Does the Bengal require a special diet?
This is a question that I get asked all the time. The answer is… no! No special diet is necessary. But a little further explanation is usually required. You see, a Bengal has the same basic dietary needs as any other domestic cat… it also has the same needs as a lion, and a tiger, and an asian leopard cat. ALL cats have the same nutritional needs, big or small, wild or not. Our domestication of cats has not changed the fact that they are obligate carnivores. In fact, we domesticated them primarily for the purpose of hunting pests. Meat and the nutrients found only in meat are essential for survival. This is something that, sadly, so many cat owners do not understand.
The “lion in your living room”
Yes, they are adorable and we share our lives and homes with them, but we should not ignore the fact that cats are born hunters, killing machines that need meat to survive:
- Their entire makeup is that of a predator: senses designed to track prey, excellent night vision, retractible claws, extreme power for their size, and teeth that are shaped for the tearing of flesh.
- Their digestive system is specialized to handle raw meat: it has shorter segments than dogs or humans since its diet of protein and fat are highly digestible.
- Their nutritional requirements clearly show their need for meat: Unlike omnivores, cats constantly burn protein for energy. Omnivores will only burn protein when it is plentiful in their diet. If the cat does not have enough protein, it will be forced to deconstruct its own body’s proteins for energy to live. Death from protein starvation can be very rapid in cats.
- Cats have specific needs that only come from meat: Cats require arachidonic acid, which is only found in meat. Cats cannot make Vitamin A from plants, they must receive it from animals. Cats require taurine, which is present in meat but not plants.
The list goes on and on… the point is, cats are designed to eat meat and meat alone! So, what should we be feeding our cats?
Please, Not Dry Food!
But it’s so convenient, it says “complete and balanced,” and they seem to like it! What’s the problem?
Just think about kibble for a minute. It’s not fresh. It is heavily processed, which can alter and destroy nutrients. It sits on cupboards for weeks or months before it is consumed, where it can easily become rancid. But the primary problems are these:
1. Dry food is dangerously nutritionally imbalanced.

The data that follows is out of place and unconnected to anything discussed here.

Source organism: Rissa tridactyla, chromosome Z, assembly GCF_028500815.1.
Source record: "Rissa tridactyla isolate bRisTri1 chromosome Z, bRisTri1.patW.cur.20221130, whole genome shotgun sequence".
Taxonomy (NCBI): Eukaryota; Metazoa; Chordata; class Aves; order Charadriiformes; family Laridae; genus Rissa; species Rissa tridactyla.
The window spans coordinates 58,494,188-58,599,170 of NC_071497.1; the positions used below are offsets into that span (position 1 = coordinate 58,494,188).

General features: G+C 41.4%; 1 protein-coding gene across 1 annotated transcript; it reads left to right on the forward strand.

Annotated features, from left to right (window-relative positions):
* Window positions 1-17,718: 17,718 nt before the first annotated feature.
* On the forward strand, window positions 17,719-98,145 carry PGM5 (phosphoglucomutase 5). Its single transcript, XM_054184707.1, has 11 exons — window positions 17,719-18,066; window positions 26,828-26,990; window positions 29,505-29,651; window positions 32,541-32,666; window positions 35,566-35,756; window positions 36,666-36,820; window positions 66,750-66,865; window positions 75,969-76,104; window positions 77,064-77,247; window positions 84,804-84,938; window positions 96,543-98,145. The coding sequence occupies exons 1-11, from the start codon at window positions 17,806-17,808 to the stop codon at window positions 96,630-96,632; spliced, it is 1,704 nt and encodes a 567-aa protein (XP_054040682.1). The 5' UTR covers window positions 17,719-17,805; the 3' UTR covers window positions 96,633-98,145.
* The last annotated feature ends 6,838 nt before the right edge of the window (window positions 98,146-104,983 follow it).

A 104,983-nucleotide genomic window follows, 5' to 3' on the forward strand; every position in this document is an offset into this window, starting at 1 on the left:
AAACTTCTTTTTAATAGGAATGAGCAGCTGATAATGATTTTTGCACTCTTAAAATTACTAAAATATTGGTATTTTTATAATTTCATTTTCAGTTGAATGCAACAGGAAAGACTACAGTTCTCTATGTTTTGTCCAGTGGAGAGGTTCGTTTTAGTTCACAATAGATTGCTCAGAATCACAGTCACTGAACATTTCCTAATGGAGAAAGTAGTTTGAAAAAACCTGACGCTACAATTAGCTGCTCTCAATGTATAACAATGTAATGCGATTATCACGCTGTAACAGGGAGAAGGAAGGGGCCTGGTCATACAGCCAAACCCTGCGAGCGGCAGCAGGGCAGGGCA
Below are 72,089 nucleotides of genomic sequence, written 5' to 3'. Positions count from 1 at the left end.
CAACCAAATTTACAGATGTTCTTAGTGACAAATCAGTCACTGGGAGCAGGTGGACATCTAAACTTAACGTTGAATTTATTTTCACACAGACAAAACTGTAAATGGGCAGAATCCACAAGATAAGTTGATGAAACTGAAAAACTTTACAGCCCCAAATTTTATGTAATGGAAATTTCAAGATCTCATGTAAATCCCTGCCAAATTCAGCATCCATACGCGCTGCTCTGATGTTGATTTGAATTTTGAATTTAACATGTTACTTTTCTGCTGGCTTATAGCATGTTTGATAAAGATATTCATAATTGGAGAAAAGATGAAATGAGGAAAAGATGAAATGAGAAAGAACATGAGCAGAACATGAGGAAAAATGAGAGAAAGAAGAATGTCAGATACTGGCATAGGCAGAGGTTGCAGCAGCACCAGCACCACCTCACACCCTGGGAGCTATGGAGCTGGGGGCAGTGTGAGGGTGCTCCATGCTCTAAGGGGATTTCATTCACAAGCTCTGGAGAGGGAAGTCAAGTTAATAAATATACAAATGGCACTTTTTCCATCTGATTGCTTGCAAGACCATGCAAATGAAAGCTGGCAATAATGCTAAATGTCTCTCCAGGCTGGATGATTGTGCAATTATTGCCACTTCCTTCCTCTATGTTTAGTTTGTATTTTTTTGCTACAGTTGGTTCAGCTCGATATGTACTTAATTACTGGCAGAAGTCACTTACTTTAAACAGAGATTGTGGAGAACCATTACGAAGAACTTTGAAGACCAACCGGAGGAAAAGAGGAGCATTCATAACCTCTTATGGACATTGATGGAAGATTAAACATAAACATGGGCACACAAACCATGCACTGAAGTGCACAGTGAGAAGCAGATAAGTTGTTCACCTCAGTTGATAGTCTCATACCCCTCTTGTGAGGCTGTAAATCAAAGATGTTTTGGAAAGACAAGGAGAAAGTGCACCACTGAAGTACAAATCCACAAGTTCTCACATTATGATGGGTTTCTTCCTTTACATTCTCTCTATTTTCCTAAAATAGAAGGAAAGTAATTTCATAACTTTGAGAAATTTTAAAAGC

In short, there are too many carbs and not enough protein, or the wrong kind of proteins (plant-based instead of animal-based). Cats cannot metabolize the proteins of fruits or vegetables the way that humans or dogs can, but plant-based protein is cheaper than animal protein, so pet food companies will pack plants into the food and attempt to supplement the food artificially. People have caught onto the fact that they shouldn’t be feeding their cats grains, and look for “grain-free” food, but many companies have responded by using potatoes, peas and other vegetables instead. These are not only the wrong kind of proteins, but they are high in carbohydrates. In the wild, only 1-2% of the cat’s diet consist of carbohydrates. Dry food is typically 35-50% carbohydrates or more. Cats have no dietary need for carbohydrates. This kind of diet is unnatural and detrimental to their health.
2. Dry food does not have enough moisture.
Water within the food is absolutely essential to a cat’s diet because they do not have a strong thirst drive. Nature intends that their moisture comes from their prey, which is 70-75% water. Dry food is 5-10% water. Feeding a strictly dry diet will result in chronic dehydration. A cat that eats dry food and drinks from a water bowl still only consumes half the amount of water as a cat on a wet food diet. This can cause serious kidney and bladder issues.
The Gold Standard of Cat Food
Feeding your cat any kind of canned food is going to be much better than dry food because of water content and the fact that the proteins will be sourced more from animals, less from plants. However, you still must carefully examine the ingredient list and composition of Protein/Fat/Carbs to determine if it is a healthy diet choice or not. The most natural, fresh, and healthy choice is a raw diet.
Very simply put, a carnivore is designed to eat raw meat. You will not find a leopard hunting a potato or a lion cooking his dinner over a fire. The number one concern people have with a raw food diet is that it can cause “food poisoning” or bacteria overgrowth like it would in humans. There are a few things to be noted about this reasoning:
- The digestive system of a cat is short and works quickly (food transit time is 12-16 hours vs 35-55 hours in a human). This is so that they can process raw meat quickly, without a danger of bacteria overload (bacteria takes time to multiply). There is not a concern for big cats in the wild, or for feral cats hunting in fields, so it doesn’t make sense to worry about it with cats in your home.
- A properly handled chunk of whole meat cuts is likely to contain less bacteria than commercial dry foods.
Yes, you must practice common sense safety precautions any time you handle raw meat, but it certainly can be done, and your cat will benefit greatly from it!
I’d like to feed my cat raw! Where do I start?
There are a few places you can source raw diets:
- Buy online from a reputable company. (Darwin’s is one example)
- Check your local pet store to see if they carry brands (such as RadCat) of frozen raw food.
- Make it yourself at home.
Sources and further reading:
- Your Cat: Simple New Secrets to a Longer, Stronger Life by Elizabeth M. Hodgkins